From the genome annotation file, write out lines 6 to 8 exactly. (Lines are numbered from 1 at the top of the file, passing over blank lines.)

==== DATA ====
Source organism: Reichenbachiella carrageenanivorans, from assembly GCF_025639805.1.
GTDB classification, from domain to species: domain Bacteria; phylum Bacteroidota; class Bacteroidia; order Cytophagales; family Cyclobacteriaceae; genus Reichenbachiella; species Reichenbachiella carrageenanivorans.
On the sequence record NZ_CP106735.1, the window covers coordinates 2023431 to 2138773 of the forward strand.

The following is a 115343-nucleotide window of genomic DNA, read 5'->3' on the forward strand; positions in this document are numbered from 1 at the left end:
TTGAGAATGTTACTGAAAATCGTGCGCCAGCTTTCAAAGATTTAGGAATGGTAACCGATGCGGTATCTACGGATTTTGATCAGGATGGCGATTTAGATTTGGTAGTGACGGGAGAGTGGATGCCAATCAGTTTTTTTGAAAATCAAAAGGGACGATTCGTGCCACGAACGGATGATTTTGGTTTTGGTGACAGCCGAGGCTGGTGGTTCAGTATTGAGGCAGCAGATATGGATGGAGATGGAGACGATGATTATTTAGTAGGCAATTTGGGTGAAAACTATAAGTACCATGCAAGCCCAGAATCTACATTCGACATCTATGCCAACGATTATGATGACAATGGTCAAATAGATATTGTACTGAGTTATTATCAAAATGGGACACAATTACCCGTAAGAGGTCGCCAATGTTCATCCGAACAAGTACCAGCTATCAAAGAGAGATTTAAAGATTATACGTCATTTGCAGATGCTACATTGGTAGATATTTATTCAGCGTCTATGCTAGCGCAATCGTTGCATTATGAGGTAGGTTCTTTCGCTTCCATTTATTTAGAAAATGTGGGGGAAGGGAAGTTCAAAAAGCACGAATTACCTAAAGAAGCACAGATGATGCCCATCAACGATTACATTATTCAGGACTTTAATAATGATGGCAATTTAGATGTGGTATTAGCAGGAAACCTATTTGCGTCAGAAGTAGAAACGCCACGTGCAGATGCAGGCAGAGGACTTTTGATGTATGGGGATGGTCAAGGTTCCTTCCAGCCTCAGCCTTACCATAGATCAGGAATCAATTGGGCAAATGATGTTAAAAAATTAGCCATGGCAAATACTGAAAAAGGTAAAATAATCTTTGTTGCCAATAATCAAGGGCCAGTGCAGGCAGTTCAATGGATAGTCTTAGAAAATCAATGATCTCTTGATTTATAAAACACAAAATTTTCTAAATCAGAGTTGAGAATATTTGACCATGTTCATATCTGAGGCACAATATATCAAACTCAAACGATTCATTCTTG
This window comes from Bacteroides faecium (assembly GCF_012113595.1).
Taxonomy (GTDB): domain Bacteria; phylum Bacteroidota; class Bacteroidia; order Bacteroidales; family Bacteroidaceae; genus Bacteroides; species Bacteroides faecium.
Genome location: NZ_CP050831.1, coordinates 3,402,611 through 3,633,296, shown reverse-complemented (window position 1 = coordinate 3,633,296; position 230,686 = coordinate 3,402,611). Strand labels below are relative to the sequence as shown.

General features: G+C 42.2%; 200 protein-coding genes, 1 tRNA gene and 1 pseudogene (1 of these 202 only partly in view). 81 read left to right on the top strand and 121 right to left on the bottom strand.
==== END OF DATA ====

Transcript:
This window comes from Bacteroides faecium (assembly GCF_012113595.1).
Taxonomy (GTDB): domain Bacteria; phylum Bacteroidota; class Bacteroidia; order Bacteroidales; family Bacteroidaceae; genus Bacteroides; species Bacteroides faecium.
Genome location: NZ_CP050831.1, coordinates 3,402,611 through 3,633,296, shown reverse-complemented (window position 1 = coordinate 3,633,296; position 230,686 = coordinate 3,402,611). Strand labels below are relative to the sequence as shown.